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Old 11-15-2010, 07:19 PM   #1
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Behr and Consumer Reports


Hi!

I've been a long time lurker around here and I have a pretty good feeling that people suggest using Sherwin Williams or Benjamin Moore compared to Behr. Why is it that Consumer Reports ranks the flat and matte Behr as #1, Benjamin Moore #4, and SW #8?

Like everybody else here, I just want to use a great product. I've always had good luck following consumer reports, but wondered if anybody had any ideas.

Thanks in advance!
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Old 11-15-2010, 08:14 PM   #2
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Behr and Consumer Reports


no clue, someones pockets were probably padded. behr CAN be good if you get a decent can, the paint is just really inconsistent. for the same price as behr you can get SW pro mar 200 or classic 99, same thing every time you open the can. also MUCH easier to do trim work with. unless you get the higher end line both behr and valspar are thin which is fine for an airless but will tick you off if you're brushing. if your nearest SW was 100 miles away and home depot a block away i could see using behr, if it's even in the same city i would always drive to SW. the paint is easier to work with, has better pigment, is closer on the color cards and doesn't leave you wondering if it will turn out right.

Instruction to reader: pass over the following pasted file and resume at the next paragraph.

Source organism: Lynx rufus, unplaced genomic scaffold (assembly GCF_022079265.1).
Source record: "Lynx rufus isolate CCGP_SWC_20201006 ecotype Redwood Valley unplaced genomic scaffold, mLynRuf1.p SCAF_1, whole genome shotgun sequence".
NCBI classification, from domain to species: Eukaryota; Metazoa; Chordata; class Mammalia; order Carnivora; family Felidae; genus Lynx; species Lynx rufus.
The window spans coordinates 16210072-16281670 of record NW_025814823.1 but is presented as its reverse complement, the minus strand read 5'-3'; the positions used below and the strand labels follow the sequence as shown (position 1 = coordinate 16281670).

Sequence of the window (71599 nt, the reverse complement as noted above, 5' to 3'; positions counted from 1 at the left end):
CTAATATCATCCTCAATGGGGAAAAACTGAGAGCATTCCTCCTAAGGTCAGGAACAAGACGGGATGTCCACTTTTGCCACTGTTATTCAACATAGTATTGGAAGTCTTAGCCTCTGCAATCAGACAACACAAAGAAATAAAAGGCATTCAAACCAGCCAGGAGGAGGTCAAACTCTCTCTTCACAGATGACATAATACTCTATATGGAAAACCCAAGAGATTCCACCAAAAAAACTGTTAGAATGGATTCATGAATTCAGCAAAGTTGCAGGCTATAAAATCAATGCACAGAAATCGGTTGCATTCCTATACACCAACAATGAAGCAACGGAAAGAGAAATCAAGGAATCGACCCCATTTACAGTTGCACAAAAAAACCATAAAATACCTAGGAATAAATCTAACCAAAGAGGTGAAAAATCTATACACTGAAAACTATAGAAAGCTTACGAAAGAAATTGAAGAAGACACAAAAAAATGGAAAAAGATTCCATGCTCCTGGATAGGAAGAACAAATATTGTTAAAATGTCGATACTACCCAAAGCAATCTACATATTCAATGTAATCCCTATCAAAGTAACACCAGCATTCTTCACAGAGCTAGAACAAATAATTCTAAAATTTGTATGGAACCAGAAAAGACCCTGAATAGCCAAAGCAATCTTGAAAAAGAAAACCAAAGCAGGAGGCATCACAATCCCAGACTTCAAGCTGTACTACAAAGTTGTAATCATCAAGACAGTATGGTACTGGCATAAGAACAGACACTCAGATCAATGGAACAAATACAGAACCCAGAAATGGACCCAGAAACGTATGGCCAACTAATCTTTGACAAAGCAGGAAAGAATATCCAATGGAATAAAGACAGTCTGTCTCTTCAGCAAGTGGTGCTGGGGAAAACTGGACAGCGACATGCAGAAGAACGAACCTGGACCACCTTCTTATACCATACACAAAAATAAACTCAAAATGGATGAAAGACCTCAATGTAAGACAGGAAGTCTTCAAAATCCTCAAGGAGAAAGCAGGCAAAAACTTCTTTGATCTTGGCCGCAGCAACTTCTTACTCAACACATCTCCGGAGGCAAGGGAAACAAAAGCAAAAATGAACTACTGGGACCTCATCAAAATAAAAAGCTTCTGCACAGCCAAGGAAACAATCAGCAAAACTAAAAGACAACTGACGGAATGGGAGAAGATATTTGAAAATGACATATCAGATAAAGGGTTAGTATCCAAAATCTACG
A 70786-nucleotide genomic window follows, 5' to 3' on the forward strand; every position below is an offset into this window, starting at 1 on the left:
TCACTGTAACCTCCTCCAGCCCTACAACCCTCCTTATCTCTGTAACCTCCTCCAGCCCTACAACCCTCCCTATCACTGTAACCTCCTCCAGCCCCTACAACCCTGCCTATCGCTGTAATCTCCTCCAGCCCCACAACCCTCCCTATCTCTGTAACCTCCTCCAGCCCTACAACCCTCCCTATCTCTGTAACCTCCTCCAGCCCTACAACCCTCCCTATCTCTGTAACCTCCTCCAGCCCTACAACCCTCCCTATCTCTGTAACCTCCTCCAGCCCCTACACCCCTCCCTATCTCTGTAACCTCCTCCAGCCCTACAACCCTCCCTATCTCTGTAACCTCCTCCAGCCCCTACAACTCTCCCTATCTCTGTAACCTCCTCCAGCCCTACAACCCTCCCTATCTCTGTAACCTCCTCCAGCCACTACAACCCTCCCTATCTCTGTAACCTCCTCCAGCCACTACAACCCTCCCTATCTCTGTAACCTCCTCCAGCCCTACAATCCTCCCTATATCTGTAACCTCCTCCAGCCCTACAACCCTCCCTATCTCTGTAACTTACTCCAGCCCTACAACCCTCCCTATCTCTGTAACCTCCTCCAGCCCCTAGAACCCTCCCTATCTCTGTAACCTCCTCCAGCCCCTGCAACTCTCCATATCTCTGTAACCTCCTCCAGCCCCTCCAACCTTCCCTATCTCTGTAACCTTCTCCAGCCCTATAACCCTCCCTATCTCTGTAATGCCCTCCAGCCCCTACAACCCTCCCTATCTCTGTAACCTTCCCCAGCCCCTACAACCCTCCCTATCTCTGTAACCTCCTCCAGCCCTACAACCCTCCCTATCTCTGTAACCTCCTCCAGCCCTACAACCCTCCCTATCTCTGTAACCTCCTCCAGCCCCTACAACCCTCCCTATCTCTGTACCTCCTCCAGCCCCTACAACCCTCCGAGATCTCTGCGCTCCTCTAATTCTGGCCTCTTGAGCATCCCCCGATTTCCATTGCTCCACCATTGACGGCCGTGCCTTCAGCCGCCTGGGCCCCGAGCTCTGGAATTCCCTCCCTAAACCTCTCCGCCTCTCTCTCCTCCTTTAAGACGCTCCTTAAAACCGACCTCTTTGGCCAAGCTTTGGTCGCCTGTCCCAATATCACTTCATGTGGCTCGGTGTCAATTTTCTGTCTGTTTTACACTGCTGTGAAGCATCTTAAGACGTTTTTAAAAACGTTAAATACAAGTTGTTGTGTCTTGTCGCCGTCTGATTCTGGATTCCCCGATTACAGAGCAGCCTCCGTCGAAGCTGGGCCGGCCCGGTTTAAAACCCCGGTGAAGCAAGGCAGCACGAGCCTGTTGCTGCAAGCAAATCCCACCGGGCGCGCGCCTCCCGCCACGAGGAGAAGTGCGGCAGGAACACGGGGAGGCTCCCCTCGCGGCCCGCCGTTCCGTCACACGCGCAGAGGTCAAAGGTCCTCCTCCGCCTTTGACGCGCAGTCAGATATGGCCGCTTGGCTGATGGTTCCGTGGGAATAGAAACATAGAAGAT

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Old 11-16-2010, 12:45 AM   #3
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Behr and Consumer Reports


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Originally Posted by wiz561 View Post
Hi!

I've been a long time lurker around here and I have a pretty good feeling that people suggest using Sherwin Williams or Benjamin Moore compared to Behr. Why is it that Consumer Reports ranks the flat and matte Behr as #1, Benjamin Moore #4, and SW #8?

Like everybody else here, I just want to use a great product. I've always had good luck following consumer reports, but wondered if anybody had any ideas.

Thanks in advance!
I read the CR paint report last year and was unmoved by their criteria. They found Behr to be superior only because of greater colorfastness and (I believe) scrubability. Those are definitely two qualities that should be present in any decent coating, but they are not at the top of my list either as a person who applies the paint or as an enduser. I think for low end interior work like apartment rentals or low end commercial, where you want a single paint job to be adequate and serviceable for as long as possible, Behr might be a fit. I would NEVER use Behr on an exterior, on a deck, or anywhere on my house.
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Old 11-16-2010, 01:28 AM   #4